On a computer running Windows with a hardware TPM, one can turn on bitlocker while let the computer unlock the drive on startup without asking for password. So if a drive is stolen or being accessed by hacker together with the matching TPM module or motherboard, the thief/hacker then can decrypt all data by design? So the bitlocker+TPM only protect if only the drive itself is stolen/accessed?

  • Only if you configure it that way... – Ramhound Jul 1 '17 at 18:56
  • How to configure to avoid this? – Sam Jul 1 '17 at 18:59
  • Don't configure Bitlocker to retain your password – Ramhound Jul 1 '17 at 19:16

As long as the hardware attached to the mainboard is the same, yes.TPM modules are designed to "seal" a encrypted drive to your current hardware (mainboard, PCI card, ...) and low level software (UEFI/BIOS version and other firmware) and so they ensure the integrity of the system.They are also used to count how many times in a row you entered the PIN wrong and for example after the third time you can't access your keys anymore and they can also store other keys for you which then could also be bound to some condition.They can also perform key generation tasks for you in a more or less secure manner, encrypt a hash for example for creating a signature and many other things.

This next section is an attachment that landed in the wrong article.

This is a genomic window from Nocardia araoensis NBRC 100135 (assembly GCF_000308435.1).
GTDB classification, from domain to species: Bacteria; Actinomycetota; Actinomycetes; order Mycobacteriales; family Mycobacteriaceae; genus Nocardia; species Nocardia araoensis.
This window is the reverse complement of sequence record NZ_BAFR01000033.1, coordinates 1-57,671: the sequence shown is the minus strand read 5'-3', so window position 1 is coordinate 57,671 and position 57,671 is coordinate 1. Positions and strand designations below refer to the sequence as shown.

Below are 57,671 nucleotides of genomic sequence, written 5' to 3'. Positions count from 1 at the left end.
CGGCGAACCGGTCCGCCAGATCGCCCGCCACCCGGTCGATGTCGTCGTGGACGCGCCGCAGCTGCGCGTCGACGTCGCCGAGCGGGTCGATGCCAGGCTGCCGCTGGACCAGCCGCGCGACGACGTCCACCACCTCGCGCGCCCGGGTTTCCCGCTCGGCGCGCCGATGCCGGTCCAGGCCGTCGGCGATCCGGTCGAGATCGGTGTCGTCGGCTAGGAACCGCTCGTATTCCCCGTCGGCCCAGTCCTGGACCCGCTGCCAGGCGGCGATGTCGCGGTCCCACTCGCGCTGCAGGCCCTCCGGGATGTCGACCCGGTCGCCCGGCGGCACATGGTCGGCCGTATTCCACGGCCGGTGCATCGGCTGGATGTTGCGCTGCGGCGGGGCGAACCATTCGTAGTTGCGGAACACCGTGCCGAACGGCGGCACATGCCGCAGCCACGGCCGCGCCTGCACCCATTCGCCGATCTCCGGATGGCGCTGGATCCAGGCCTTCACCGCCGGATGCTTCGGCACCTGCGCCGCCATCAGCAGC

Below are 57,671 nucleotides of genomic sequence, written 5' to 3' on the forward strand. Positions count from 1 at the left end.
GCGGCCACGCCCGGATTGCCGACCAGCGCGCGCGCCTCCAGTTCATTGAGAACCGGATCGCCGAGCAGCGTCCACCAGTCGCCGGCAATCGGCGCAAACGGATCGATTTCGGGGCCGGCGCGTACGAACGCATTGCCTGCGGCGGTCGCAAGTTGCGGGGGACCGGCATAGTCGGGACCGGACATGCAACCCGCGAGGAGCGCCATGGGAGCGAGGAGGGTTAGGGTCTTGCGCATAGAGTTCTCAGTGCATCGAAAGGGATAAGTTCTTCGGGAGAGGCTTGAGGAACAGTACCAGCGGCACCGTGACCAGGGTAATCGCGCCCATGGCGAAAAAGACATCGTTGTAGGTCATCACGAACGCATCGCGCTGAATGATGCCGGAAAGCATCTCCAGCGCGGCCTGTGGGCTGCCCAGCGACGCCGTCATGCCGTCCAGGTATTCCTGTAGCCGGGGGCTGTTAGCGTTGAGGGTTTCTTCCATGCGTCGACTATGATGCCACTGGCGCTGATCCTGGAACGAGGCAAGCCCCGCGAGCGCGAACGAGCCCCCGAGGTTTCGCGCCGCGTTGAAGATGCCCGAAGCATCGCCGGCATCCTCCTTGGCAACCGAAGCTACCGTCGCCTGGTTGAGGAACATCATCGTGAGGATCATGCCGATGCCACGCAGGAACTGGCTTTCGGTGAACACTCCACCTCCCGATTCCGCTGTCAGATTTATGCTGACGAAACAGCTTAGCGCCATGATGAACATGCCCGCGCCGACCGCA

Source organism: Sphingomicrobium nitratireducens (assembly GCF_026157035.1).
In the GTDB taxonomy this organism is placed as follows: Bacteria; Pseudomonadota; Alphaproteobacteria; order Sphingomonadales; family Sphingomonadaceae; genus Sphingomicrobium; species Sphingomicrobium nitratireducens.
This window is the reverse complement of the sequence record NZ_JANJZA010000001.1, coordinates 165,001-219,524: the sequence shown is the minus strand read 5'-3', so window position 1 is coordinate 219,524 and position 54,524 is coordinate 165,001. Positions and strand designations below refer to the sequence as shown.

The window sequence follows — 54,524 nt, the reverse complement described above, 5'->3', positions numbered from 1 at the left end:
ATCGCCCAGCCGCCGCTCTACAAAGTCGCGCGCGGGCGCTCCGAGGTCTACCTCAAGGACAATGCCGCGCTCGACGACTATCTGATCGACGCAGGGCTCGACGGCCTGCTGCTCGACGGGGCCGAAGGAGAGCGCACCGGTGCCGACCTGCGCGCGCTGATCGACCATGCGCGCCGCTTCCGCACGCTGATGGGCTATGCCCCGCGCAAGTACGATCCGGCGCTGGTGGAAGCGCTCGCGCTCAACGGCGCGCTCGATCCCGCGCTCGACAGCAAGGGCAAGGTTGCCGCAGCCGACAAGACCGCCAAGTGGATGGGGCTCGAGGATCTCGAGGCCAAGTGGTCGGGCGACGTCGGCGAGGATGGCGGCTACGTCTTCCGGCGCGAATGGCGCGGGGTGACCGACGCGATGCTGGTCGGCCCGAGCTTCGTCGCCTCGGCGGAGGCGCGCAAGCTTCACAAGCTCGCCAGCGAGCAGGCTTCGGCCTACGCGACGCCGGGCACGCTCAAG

To make your TPM module more useful you can for example set a PIN and/or password.

Overview: https://technet.microsoft.com/library/cc732774.aspx

Helpful guides: https://www.windowscentral.com/how-use-bitlocker-encryption-windows-10


For more options (like changing the lockout duration):



For nearly every existing option: https://docs.microsoft.com/en-us/windows/device-security/bitlocker/bitlocker-group-policy-settings

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